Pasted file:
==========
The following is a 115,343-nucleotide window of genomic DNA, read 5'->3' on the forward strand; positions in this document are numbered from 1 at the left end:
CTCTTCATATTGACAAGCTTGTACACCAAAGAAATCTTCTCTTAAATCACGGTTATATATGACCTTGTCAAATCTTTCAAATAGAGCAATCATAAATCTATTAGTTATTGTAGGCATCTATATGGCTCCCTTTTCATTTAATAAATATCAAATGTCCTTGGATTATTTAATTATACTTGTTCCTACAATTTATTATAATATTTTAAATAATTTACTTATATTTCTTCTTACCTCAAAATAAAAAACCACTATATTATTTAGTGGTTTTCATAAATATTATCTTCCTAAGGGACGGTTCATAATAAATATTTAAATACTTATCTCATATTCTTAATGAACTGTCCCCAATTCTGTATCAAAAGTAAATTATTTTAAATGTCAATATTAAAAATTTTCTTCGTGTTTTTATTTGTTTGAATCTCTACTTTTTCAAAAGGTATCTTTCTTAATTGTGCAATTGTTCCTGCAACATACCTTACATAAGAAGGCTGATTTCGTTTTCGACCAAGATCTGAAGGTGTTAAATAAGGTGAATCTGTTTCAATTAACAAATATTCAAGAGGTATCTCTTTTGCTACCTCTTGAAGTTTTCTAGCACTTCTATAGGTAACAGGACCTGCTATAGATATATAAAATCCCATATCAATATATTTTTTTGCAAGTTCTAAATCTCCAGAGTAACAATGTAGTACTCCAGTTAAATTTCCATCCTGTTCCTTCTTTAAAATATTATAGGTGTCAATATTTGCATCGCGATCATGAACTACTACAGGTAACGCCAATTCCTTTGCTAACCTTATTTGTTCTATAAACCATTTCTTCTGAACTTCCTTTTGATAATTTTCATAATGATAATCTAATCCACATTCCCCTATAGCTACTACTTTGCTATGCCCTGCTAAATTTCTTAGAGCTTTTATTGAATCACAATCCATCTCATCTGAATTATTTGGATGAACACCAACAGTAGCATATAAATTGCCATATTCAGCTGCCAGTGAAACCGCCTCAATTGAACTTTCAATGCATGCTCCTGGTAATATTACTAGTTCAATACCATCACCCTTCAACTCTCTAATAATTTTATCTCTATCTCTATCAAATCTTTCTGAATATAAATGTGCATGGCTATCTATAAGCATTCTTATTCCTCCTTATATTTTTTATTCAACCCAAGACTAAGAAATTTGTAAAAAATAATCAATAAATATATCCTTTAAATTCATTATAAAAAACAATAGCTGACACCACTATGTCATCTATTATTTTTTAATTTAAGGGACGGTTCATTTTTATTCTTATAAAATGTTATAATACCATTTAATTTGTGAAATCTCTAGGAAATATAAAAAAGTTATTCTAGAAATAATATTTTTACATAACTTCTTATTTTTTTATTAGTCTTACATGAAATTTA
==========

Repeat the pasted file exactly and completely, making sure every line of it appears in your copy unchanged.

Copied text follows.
The following is a 115,343-nucleotide window of genomic DNA, read 5'->3' on the forward strand; positions in this document are numbered from 1 at the left end:
CTCTTCATATTGACAAGCTTGTACACCAAAGAAATCTTCTCTTAAATCACGGTTATATATGACCTTGTCAAATCTTTCAAATAGAGCAATCATAAATCTATTAGTTATTGTAGGCATCTATATGGCTCCCTTTTCATTTAATAAATATCAAATGTCCTTGGATTATTTAATTATACTTGTTCCTACAATTTATTATAATATTTTAAATAATTTACTTATATTTCTTCTTACCTCAAAATAAAAAACCACTATATTATTTAGTGGTTTTCATAAATATTATCTTCCTAAGGGACGGTTCATAATAAATATTTAAATACTTATCTCATATTCTTAATGAACTGTCCCCAATTCTGTATCAAAAGTAAATTATTTTAAATGTCAATATTAAAAATTTTCTTCGTGTTTTTATTTGTTTGAATCTCTACTTTTTCAAAAGGTATCTTTCTTAATTGTGCAATTGTTCCTGCAACATACCTTACATAAGAAGGCTGATTTCGTTTTCGACCAAGATCTGAAGGTGTTAAATAAGGTGAATCTGTTTCAATTAACAAATATTCAAGAGGTATCTCTTTTGCTACCTCTTGAAGTTTTCTAGCACTTCTATAGGTAACAGGACCTGCTATAGATATATAAAATCCCATATCAATATATTTTTTTGCAAGTTCTAAATCTCCAGAGTAACAATGTAGTACTCCAGTTAAATTTCCATCCTGTTCCTTCTTTAAAATATTATAGGTGTCAATATTTGCATCGCGATCATGAACTACTACAGGTAACGCCAATTCCTTTGCTAACCTTATTTGTTCTATAAACCATTTCTTCTGAACTTCCTTTTGATAATTTTCATAATGATAATCTAATCCACATTCCCCTATAGCTACTACTTTGCTATGCCCTGCTAAATTTCTTAGAGCTTTTATTGAATCACAATCCATCTCATCTGAATTATTTGGATGAACACCAACAGTAGCATATAAATTGCCATATTCAGCTGCCAGTGAAACCGCCTCAATTGAACTTTCAATGCATGCTCCTGGTAATATTACTAGTTCAATACCATCACCCTTCAACTCTCTAATAATTTTATCTCTATCTCTATCAAATCTTTCTGAATATAAATGTGCATGGCTATCTATAAGCATTCTTATTCCTCCTTATATTTTTTATTCAACCCAAGACTAAGAAATTTGTAAAAAATAATCAATAAATATATCCTTTAAATTCATTATAAAAAACAATAGCTGACACCACTATGTCATCTATTATTTTTTAATTTAAGGGACGGTTCATTTTTATTCTTATAAAATGTTATAATACCATTTAATTTGTGAAATCTCTAGGAAATATAAAAAAGTTATTCTAGAAATAATATTTTTACATAACTTCTTATTTTTTTATTAGTCTTACATGAAATTTA